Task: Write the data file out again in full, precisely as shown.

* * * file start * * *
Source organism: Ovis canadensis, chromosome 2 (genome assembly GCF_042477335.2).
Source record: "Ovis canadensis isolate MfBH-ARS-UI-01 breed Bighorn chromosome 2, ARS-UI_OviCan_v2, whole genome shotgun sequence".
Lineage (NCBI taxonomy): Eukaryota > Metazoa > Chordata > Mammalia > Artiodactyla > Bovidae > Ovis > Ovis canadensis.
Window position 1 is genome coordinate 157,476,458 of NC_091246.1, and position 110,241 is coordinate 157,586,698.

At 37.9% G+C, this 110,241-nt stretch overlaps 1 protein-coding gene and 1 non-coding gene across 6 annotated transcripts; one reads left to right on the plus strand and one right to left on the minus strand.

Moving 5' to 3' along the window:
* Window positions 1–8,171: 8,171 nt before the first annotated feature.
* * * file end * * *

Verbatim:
Source organism: Ovis canadensis, chromosome 2 (genome assembly GCF_042477335.2).
Source record: "Ovis canadensis isolate MfBH-ARS-UI-01 breed Bighorn chromosome 2, ARS-UI_OviCan_v2, whole genome shotgun sequence".
Lineage (NCBI taxonomy): Eukaryota > Metazoa > Chordata > Mammalia > Artiodactyla > Bovidae > Ovis > Ovis canadensis.
Window position 1 is genome coordinate 157,476,458 of NC_091246.1, and position 110,241 is coordinate 157,586,698.

At 37.9% G+C, this 110,241-nt stretch overlaps 1 protein-coding gene and 1 non-coding gene across 6 annotated transcripts; one reads left to right on the plus strand and one right to left on the minus strand.

Moving 5' to 3' along the window:
* Window positions 1–8,171: 8,171 nt before the first annotated feature.